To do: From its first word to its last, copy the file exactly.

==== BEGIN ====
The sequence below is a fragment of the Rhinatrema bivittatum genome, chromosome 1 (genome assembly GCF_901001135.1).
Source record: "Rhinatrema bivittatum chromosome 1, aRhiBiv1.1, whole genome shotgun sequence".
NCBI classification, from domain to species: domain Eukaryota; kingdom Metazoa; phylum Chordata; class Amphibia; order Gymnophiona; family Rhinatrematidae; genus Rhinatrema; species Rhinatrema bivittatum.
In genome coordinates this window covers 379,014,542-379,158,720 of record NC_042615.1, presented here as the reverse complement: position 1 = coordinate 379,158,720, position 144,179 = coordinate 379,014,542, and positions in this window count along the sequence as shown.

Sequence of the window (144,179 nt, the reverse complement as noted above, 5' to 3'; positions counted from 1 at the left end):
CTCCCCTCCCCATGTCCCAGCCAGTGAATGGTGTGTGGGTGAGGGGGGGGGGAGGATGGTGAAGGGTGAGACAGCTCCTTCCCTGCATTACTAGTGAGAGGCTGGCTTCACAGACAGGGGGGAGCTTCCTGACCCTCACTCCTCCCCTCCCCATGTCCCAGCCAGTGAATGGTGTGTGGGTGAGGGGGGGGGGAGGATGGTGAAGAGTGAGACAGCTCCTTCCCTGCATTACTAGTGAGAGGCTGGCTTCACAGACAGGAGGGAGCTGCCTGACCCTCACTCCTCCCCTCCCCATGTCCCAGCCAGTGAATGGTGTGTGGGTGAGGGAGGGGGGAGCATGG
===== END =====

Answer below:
The sequence below is a fragment of the Rhinatrema bivittatum genome, chromosome 1 (genome assembly GCF_901001135.1).
Source record: "Rhinatrema bivittatum chromosome 1, aRhiBiv1.1, whole genome shotgun sequence".
NCBI classification, from domain to species: domain Eukaryota; kingdom Metazoa; phylum Chordata; class Amphibia; order Gymnophiona; family Rhinatrematidae; genus Rhinatrema; species Rhinatrema bivittatum.
In genome coordinates this window covers 379,014,542-379,158,720 of record NC_042615.1, presented here as the reverse complement: position 1 = coordinate 379,158,720, position 144,179 = coordinate 379,014,542, and positions in this window count along the sequence as shown.

Sequence of the window (144,179 nt, the reverse complement as noted above, 5' to 3'; positions counted from 1 at the left end):
CTCCCCTCCCCATGTCCCAGCCAGTGAATGGTGTGTGGGTGAGGGGGGGGGGAGGATGGTGAAGGGTGAGACAGCTCCTTCCCTGCATTACTAGTGAGAGGCTGGCTTCACAGACAGGGGGGAGCTTCCTGACCCTCACTCCTCCCCTCCCCATGTCCCAGCCAGTGAATGGTGTGTGGGTGAGGGGGGGGGGAGGATGGTGAAGAGTGAGACAGCTCCTTCCCTGCATTACTAGTGAGAGGCTGGCTTCACAGACAGGAGGGAGCTGCCTGACCCTCACTCCTCCCCTCCCCATGTCCCAGCCAGTGAATGGTGTGTGGGTGAGGGAGGGGGGAGCATGG